- The array of technologies to gather information, including those that have migrated from the intelligence community into business and/or law enforcement, further chip away at privacy. This is exacerbated by laws passed and national attitudes since September 11. Privacy and freedoms are interrelated, so these technologies, combined with laws and attitudes pose a threat to our freedom as well.
- Attitudes, business imperatives and social evolution are merging to change the entire social fabric of our way of life - and we are active participants in some aspects, and in other aspects we are facilitating this change. The ways we are doing that is through willingness to accept changes that are detrimental to privacy, and/or the pursuit of meeting business imperatives and competitive advantage without fully examining the long term ramifications.
However, the real eye-opener is the way that virtual communities are coming together in ways that could not have been predicted ten years ago. The Internet has enabled people of like interests, both benevolent and malevolent, to find one another on this planet, band together and begin exerting influence. In the same manner that maps drawn with political borders do not display cultural borders, these groups called "Network Armies" in the book go beyond cultural or national interests and are changing our social fabric in ways that the author only touches upon.
This book is well written, filled with examples and facts, and arrives at thought-provoking conclusions. It does not matter if you work in IT or another technology-focused industry, law, business or non-profit organizations, what this book has to say and the facts and conclusions that are presented are important. If the author is correct (and I think he is), our lives are changing in dramatic ways and this book is a rough roadmap to where we're headed.
Tuesday, April 16, 2002
This book is an excellent follow-on book to Computer Forensics: Incident Response Essentials by Kruse and Heiser, which introduces the fundamentals. See my 14 April entry in Postcards from the Revolution for details. This book goes much deeper and is more technical than the Kruse and Heise, therefore the ideal audience is practicing professionals who have prior experience in forensics and a wide range of hardware, software and network knowledge.
Tools and techniques are presented in painstaking detail. I was unable to find a single gap or omission, which speaks highly of the editorial and review process behind this book's 464 pages. While most technical disciplines can dispense with finer details, the nature of forensics is to overlook nothing. If you find the step-by-step thoroughness boring that is an indication that forensics may not be your forte; if you're an experienced professional you'll appreciate the coverage of every technique or use of tools.
While the discussion of tools and techniques will satisfy even the most experienced practitioner, I found the detailed discussion of legal aspects, HR considerations and overall security and incident response processes to be the book's strongest points. This area is what sets forensics experts apart from technicians, and it is here that the book (in my opinion) adds the most value. Procedures ranging from how to properly gather, preserve and control evidence, to legal considerations for designing processes are covered in clear language, as are US and international legal guidelines.
Parts that I especially like include: intrusion management and profiling, up-to-date information on electronic commerce legal issues, the numerous checklists and cited resources, and the clearly delineated process for dealing with incidents.
If you're new to forensics you will probably get more from this book by first reading Computer Forensics: Incident Response Essentials by Kruse and Heiser. If, however, you have previous computer forensics experience or are currently serving in that role this book is probably one of the best investments you can make.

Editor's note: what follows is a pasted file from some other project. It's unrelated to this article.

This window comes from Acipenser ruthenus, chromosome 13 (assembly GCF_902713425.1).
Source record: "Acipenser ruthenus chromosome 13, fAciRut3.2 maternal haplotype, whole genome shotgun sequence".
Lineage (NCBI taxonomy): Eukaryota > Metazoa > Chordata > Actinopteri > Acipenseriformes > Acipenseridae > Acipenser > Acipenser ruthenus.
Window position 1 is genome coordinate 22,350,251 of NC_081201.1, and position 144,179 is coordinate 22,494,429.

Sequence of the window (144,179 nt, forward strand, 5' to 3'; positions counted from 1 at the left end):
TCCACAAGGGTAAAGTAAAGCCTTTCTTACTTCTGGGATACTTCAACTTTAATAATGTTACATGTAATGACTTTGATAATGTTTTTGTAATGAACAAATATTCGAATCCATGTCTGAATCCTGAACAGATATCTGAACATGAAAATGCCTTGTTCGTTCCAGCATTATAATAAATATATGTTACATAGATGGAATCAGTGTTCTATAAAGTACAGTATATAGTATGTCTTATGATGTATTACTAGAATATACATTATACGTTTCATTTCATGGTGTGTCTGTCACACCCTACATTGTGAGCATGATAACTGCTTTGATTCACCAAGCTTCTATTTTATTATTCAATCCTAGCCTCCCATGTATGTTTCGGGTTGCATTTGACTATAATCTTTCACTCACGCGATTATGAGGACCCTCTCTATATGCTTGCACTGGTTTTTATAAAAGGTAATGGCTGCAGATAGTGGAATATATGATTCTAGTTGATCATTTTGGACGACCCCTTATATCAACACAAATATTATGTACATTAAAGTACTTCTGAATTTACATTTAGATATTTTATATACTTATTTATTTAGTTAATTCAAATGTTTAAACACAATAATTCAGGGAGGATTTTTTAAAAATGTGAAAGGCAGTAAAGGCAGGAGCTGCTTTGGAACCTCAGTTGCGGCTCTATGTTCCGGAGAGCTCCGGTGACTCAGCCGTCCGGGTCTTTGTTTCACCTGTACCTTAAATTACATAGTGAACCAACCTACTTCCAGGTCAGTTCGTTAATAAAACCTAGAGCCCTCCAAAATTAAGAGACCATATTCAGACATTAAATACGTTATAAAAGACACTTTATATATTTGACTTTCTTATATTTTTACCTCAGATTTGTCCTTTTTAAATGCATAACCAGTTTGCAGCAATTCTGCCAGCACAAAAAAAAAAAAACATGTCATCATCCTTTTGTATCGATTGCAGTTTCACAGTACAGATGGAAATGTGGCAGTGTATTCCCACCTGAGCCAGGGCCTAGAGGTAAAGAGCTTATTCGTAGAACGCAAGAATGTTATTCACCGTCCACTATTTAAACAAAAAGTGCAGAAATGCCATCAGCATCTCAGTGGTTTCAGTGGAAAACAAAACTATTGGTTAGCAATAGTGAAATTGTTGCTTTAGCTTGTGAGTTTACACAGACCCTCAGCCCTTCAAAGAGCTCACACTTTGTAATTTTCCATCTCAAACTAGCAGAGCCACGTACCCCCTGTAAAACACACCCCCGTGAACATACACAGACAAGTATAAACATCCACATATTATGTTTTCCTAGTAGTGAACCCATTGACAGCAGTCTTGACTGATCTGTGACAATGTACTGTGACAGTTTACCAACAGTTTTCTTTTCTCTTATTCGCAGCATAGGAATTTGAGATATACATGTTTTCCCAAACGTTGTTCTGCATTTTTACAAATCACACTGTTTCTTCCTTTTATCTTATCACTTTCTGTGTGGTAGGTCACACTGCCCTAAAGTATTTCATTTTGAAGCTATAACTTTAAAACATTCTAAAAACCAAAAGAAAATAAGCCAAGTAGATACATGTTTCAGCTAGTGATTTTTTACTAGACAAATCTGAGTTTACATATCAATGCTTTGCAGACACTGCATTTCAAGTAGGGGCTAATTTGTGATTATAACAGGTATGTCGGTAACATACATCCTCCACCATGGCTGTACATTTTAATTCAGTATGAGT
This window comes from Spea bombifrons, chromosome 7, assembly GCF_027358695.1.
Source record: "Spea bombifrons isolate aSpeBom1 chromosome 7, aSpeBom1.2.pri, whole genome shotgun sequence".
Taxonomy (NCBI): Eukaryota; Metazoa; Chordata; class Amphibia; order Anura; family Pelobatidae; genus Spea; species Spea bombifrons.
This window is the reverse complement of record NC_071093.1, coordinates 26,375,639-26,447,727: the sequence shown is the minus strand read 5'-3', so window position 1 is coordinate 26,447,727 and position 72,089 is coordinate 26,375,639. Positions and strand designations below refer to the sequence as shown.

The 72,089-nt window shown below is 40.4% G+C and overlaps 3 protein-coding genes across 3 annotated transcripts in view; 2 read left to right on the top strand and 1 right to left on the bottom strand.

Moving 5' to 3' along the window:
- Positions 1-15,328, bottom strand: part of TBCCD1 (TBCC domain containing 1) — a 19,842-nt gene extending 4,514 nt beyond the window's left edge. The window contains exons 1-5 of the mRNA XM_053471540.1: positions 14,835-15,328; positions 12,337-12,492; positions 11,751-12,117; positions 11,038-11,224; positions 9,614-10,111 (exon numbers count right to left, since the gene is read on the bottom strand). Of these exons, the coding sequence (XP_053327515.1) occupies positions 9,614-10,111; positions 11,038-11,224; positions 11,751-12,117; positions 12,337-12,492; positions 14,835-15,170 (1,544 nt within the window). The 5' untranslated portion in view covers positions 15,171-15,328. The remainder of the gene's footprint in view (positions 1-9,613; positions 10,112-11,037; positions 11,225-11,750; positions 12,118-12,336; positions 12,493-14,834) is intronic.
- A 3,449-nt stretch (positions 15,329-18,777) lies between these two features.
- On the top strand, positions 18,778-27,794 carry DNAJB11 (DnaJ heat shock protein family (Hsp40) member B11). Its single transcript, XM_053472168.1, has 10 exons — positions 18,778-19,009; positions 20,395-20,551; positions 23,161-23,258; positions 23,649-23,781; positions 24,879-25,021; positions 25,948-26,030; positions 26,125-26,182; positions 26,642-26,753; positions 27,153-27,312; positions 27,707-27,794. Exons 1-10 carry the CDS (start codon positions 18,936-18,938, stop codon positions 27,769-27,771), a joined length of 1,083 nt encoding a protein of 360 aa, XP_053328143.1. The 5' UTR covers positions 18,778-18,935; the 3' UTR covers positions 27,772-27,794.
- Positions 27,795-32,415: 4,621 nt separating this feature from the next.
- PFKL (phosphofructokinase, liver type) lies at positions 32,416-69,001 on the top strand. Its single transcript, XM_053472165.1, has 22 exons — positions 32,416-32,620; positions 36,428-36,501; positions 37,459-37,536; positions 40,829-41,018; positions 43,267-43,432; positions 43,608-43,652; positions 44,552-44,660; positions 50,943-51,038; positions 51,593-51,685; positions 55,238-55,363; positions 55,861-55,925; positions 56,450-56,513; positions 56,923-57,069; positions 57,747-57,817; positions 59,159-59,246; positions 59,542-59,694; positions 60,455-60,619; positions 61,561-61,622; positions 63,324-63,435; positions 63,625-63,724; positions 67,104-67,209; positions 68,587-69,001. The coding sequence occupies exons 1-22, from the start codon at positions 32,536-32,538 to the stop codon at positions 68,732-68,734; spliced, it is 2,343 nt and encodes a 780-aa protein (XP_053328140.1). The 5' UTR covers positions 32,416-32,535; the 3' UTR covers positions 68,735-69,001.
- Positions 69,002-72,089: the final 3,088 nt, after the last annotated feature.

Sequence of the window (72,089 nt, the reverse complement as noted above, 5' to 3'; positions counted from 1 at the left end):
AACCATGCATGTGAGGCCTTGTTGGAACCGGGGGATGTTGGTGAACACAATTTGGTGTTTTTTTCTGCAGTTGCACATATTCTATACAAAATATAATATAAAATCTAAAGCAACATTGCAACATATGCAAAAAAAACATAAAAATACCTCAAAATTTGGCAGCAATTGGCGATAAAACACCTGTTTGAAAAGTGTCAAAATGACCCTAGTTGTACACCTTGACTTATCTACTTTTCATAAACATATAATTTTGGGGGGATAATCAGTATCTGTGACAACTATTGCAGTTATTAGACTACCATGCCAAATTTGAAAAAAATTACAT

The book's accompanying web site keeps it up-to-date and provides additional material and links on forensics and other security-related information.
Monday, April 15, 2002
Last summer Mike and I were playing around with Paintshop Pro (see my 29 May 2001 review) and created a graphic that depicts the evolution of process maturity. We had fun creating the graphic, and made sure that it was consistent with the capability maturity model levels. We also made sure that it was aligned to our professional focus, service delivery.
As I was pondering Dymond's books, another book came to mind: Jill Dyché's The CRM Handbook: A Business Guide to Customer Relationship Management. Was it the 3-letter initials, CMM and CRM? Both authors' last names, Dymond and Dyché, starting with the letter 'D'? Or the excellent writing? Minds work in mysterious ways.
However, if CRM is a topic that interests you you'll like the MS Word document titled Customer Relationship Management: Successful Implementation and Innovative Practice. This 17-page document, in presentation format, captures the essence of CRM.
I'm a loyal fan of Jill Dyché. She is smart, personable and straight-talking. I first discovered her when Mike lent me a copy of her first book, e-Data: Turning Data into Information with Data Warehousing. As luck would have it, she was checking her book standings on Amazon and noticed my 30 June 2001 review, then spotted Mike's 28 June 2001 review. She contacted me, and sent both Mike and I copies of The CRM Handbook: A Business Guide to Customer Relationship Management. My goal this month is to write an Amazon review, and a glowing one at that. Both of Jill's books are outstanding and have my highest recommendation.
Now it's time to return to my studies so I can complete my requirements and pass the tests for Oracle Certified Professional. Believe me, it's not an easy certification to earn.
Sunday, April 14, 2002
- Using Tcl to Rapidly Develop a Scalable Engine for Processing Dynamic Application Logic. I recently cited the findings and conclusions from this 11-page PDF document to support the use of tcl in a proposed project.
- World Wide Web Caching: Trends and Techniques. This 8-page PDF document is one of the clearest discussions of caching as a scalability technique that I've read. It's lavishly illustrated and masterfully explained.